The Shanghai Auto Show opened last Friday. It's one of China's biggest – and given the size of China's auto market, that means it's now one of the world's major-league shows, on par with the big annual shindigs in places like Detroit and Geneva.
All of the automakers doing business in China – which includes most of the world's big names – have a major presence in Shanghai this week. China market leader General Motors (NYSE:GM) is no exception. The General is showing over 50 different models in Shanghai, including an all-new Buick Riviera concept car that got considerable attention over the weekend – and the Cadillac Escalade ESV shown above, which is coming to China this year.
But the real news at these auto shows often comes from the auto company executives who attend. That was true of GM this past weekend, as executives gave more details about GM's upcoming plans to expand in China.
A big push in the works for Cadillac in China
Much of the news has to do with GM's plans for Cadillac. Cadillac hasn't gotten much traction in China yet, but GM is working hard to change that.
GM China chief Bob Socia said that the brand will introduce one new locally made model every year between now and 2016, eventually rolling out its complete global lineup to affluent Chinese consumers. GM also plans to build four new factories in China over the next three years, Socia said.
That's significant, because GM's challenge in China is this: The company has the largest market share of any automaker, but some rivals, particularly second-place Volkswagen (OTC:VWAGY), make a lot more money in the country.
That irks GM CEO Dan Akerson, who would very much like GM's profits (in China and elsewhere) to be in VW's league. GM sold more vehicles around the world than VW last year, but VW made almost twice as much money before taxes. Even (much smaller) Ford (NYSE:F) had bigger profits than GM in 2012. How did that happen?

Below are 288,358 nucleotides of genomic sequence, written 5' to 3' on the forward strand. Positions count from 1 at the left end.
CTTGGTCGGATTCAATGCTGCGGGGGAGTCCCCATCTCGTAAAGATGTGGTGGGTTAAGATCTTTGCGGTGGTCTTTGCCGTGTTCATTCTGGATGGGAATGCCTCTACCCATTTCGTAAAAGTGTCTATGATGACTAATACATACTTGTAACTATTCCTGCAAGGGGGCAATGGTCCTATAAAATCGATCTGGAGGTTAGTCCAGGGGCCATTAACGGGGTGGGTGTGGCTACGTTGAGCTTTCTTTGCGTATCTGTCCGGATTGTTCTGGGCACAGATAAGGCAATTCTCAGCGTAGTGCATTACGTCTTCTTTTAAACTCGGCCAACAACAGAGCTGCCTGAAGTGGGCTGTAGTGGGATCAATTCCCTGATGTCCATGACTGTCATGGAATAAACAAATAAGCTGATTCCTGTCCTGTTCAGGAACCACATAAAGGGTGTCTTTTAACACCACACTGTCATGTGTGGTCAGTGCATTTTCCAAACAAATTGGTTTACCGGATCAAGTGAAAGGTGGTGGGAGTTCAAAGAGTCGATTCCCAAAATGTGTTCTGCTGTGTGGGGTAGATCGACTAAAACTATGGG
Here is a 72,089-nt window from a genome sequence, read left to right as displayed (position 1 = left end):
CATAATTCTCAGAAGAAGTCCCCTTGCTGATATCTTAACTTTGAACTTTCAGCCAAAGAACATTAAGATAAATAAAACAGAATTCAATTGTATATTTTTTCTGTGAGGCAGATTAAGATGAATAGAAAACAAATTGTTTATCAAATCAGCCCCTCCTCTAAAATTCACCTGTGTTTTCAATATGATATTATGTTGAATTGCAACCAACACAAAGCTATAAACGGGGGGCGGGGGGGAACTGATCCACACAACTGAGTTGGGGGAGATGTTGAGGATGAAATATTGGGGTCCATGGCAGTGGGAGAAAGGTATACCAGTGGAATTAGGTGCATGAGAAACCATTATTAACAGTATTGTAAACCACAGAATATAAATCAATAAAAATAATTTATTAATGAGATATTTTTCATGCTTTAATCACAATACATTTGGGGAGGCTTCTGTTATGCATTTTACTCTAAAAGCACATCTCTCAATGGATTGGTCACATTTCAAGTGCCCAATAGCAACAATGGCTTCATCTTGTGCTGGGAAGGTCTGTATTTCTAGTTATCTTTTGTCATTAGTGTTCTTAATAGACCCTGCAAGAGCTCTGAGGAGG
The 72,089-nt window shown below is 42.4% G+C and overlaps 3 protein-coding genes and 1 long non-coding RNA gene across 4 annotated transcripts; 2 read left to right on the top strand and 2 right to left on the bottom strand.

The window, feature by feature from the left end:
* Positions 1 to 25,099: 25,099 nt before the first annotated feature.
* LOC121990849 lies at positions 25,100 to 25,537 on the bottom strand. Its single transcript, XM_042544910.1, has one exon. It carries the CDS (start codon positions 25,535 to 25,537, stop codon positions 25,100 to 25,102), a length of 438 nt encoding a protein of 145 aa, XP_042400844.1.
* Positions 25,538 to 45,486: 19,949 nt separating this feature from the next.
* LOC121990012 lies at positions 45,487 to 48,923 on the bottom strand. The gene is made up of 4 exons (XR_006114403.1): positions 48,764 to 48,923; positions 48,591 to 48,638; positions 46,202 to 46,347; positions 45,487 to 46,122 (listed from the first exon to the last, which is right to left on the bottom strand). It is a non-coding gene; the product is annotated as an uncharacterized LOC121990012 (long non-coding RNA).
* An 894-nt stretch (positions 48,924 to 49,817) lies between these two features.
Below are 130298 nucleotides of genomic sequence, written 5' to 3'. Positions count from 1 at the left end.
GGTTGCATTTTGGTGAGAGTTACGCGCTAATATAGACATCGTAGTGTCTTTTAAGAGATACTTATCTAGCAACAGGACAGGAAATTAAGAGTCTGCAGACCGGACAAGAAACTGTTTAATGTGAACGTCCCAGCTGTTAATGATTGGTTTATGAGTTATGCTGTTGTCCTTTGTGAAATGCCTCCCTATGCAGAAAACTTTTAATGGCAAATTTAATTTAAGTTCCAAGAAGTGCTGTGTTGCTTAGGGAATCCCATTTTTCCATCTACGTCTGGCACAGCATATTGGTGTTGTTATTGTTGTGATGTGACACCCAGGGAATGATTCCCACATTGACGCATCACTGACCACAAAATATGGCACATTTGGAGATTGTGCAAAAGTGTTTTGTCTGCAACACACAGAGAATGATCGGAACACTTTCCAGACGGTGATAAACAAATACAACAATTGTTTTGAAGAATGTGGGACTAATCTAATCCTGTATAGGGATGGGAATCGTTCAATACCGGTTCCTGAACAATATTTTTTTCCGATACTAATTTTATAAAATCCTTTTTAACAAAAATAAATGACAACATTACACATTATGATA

The answer has a lot to do with the mix of products sold by both, in China and elsewhere. About half of GM's total sales in China come from Wulings, inexpensive commercial vans produced by a joint venture in which GM has about a one-third stake. They're popular products; it's a good business.
But the profit margins on the little vans are thin – and GM only gets about a third of them (though it has the right to count all of Wuling's sales as its own). So while GM's sales numbers may be big, its profits have been modest.
Meanwhile, VW has a bigger share of the retail new-car market than GM, and it has a much bigger share of the most profitable part of that market: luxury cars. VW's Audi brand is the ride of choice of China's elite, especially in big cities. Audi had almost 30% of China's luxury-car market last year. Its longtime German rivals, BMW (OTC:BAMXF) and Mercedes-Benz were not far behind.
Akerson would dearly love a bigger slice of that pie. That's a big part of why GM is gearing up for a big push with Cadillac.
Not just new models, but an expansion into new territory
GM's strategy for Cadillac in China doesn't just rely on new models, though that's significant. The company's local joint venture, Shanghai GM, is planning to open a slew of new Cadillac dealerships – many outside of the biggest Chinese cities that have so far driven the country's luxury-car market.
Shanghai GM's Cadillac chief, Kevin Chen, told Bloomberg that while the market for luxury cars in China's biggest cities is substantial, it's also getting saturated. He sees an opportunity for Cadillac to find sales growth in smaller cities, where affluent consumers' tastes haven't yet jelled around the German brands.
GM sold just 30,000 Cadillacs in China last year, way behind the 400,000-plus sold by Audi. The company won't close that gap right away. But it does expect to get to 100,000 annual sales by 2015, and aims to have 10% of the market in time.
GM will need strong products and careful marketing to get there. It has already started the marketing push, with help from actor Brad Pitt. But if the company succeeds, its profits in China should improve significantly by mid-decade.